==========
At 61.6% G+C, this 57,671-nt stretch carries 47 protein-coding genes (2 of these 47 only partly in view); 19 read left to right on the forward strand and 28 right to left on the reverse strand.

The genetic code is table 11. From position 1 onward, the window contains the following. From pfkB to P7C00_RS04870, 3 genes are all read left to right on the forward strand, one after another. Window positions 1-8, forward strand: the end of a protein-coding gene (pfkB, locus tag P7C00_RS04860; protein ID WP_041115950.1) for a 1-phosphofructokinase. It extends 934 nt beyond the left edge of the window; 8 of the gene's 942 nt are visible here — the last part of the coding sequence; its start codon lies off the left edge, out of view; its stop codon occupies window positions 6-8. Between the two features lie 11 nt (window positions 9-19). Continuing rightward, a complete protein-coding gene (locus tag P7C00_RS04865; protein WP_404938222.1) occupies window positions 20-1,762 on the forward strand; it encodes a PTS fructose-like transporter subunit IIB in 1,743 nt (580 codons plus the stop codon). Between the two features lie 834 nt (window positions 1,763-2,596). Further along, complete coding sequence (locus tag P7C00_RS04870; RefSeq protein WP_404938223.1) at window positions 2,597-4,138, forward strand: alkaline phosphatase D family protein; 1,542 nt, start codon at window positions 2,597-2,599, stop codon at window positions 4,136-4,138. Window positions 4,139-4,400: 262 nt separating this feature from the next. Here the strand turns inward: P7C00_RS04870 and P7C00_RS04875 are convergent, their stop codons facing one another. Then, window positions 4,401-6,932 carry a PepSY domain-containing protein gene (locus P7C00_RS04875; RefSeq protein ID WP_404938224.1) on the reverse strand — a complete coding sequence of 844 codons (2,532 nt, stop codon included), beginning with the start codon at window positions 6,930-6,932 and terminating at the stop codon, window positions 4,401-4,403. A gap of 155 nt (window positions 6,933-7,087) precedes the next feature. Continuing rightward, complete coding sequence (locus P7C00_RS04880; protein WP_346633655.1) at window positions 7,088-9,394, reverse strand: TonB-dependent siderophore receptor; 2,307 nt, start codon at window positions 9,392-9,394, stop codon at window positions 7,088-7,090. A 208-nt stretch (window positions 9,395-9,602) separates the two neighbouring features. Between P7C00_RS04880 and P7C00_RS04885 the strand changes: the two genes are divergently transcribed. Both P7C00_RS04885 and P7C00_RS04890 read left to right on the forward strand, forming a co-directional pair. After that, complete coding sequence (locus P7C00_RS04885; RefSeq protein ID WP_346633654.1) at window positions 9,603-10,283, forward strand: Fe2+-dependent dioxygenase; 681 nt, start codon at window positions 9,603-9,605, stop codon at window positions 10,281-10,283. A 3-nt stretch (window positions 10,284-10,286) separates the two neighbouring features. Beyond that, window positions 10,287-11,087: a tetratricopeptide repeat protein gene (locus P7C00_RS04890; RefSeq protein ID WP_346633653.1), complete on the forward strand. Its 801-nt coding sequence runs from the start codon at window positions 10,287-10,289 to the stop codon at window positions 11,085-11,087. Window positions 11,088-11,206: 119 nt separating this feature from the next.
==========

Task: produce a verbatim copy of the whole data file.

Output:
At 61.6% G+C, this 57,671-nt stretch carries 47 protein-coding genes (2 of these 47 only partly in view); 19 read left to right on the forward strand and 28 right to left on the reverse strand.

The genetic code is table 11. From position 1 onward, the window contains the following. From pfkB to P7C00_RS04870, 3 genes are all read left to right on the forward strand, one after another. Window positions 1-8, forward strand: the end of a protein-coding gene (pfkB, locus tag P7C00_RS04860; protein ID WP_041115950.1) for a 1-phosphofructokinase. It extends 934 nt beyond the left edge of the window; 8 of the gene's 942 nt are visible here — the last part of the coding sequence; its start codon lies off the left edge, out of view; its stop codon occupies window positions 6-8. Between the two features lie 11 nt (window positions 9-19). Continuing rightward, a complete protein-coding gene (locus tag P7C00_RS04865; protein WP_404938222.1) occupies window positions 20-1,762 on the forward strand; it encodes a PTS fructose-like transporter subunit IIB in 1,743 nt (580 codons plus the stop codon). Between the two features lie 834 nt (window positions 1,763-2,596). Further along, complete coding sequence (locus tag P7C00_RS04870; RefSeq protein WP_404938223.1) at window positions 2,597-4,138, forward strand: alkaline phosphatase D family protein; 1,542 nt, start codon at window positions 2,597-2,599, stop codon at window positions 4,136-4,138. Window positions 4,139-4,400: 262 nt separating this feature from the next. Here the strand turns inward: P7C00_RS04870 and P7C00_RS04875 are convergent, their stop codons facing one another. Then, window positions 4,401-6,932 carry a PepSY domain-containing protein gene (locus P7C00_RS04875; RefSeq protein ID WP_404938224.1) on the reverse strand — a complete coding sequence of 844 codons (2,532 nt, stop codon included), beginning with the start codon at window positions 6,930-6,932 and terminating at the stop codon, window positions 4,401-4,403. A gap of 155 nt (window positions 6,933-7,087) precedes the next feature. Continuing rightward, complete coding sequence (locus P7C00_RS04880; protein WP_346633655.1) at window positions 7,088-9,394, reverse strand: TonB-dependent siderophore receptor; 2,307 nt, start codon at window positions 9,392-9,394, stop codon at window positions 7,088-7,090. A 208-nt stretch (window positions 9,395-9,602) separates the two neighbouring features. Between P7C00_RS04880 and P7C00_RS04885 the strand changes: the two genes are divergently transcribed. Both P7C00_RS04885 and P7C00_RS04890 read left to right on the forward strand, forming a co-directional pair. After that, complete coding sequence (locus P7C00_RS04885; RefSeq protein ID WP_346633654.1) at window positions 9,603-10,283, forward strand: Fe2+-dependent dioxygenase; 681 nt, start codon at window positions 9,603-9,605, stop codon at window positions 10,281-10,283. A 3-nt stretch (window positions 10,284-10,286) separates the two neighbouring features. Beyond that, window positions 10,287-11,087: a tetratricopeptide repeat protein gene (locus P7C00_RS04890; RefSeq protein ID WP_346633653.1), complete on the forward strand. Its 801-nt coding sequence runs from the start codon at window positions 10,287-10,289 to the stop codon at window positions 11,085-11,087. Window positions 11,088-11,206: 119 nt separating this feature from the next.